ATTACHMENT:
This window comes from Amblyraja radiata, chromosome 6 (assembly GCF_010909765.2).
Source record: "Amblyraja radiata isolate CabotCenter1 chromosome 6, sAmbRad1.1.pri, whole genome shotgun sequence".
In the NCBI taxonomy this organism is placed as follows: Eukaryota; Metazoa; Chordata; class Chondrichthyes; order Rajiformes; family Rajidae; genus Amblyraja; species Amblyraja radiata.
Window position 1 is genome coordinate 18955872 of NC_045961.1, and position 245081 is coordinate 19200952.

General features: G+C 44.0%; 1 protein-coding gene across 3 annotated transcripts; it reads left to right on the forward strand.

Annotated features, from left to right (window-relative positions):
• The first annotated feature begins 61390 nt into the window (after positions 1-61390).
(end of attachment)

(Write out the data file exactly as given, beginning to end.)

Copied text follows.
This window comes from Amblyraja radiata, chromosome 6 (assembly GCF_010909765.2).
Source record: "Amblyraja radiata isolate CabotCenter1 chromosome 6, sAmbRad1.1.pri, whole genome shotgun sequence".
In the NCBI taxonomy this organism is placed as follows: Eukaryota; Metazoa; Chordata; class Chondrichthyes; order Rajiformes; family Rajidae; genus Amblyraja; species Amblyraja radiata.
Window position 1 is genome coordinate 18955872 of NC_045961.1, and position 245081 is coordinate 19200952.

General features: G+C 44.0%; 1 protein-coding gene across 3 annotated transcripts; it reads left to right on the forward strand.

Annotated features, from left to right (window-relative positions):
• The first annotated feature begins 61390 nt into the window (after positions 1-61390).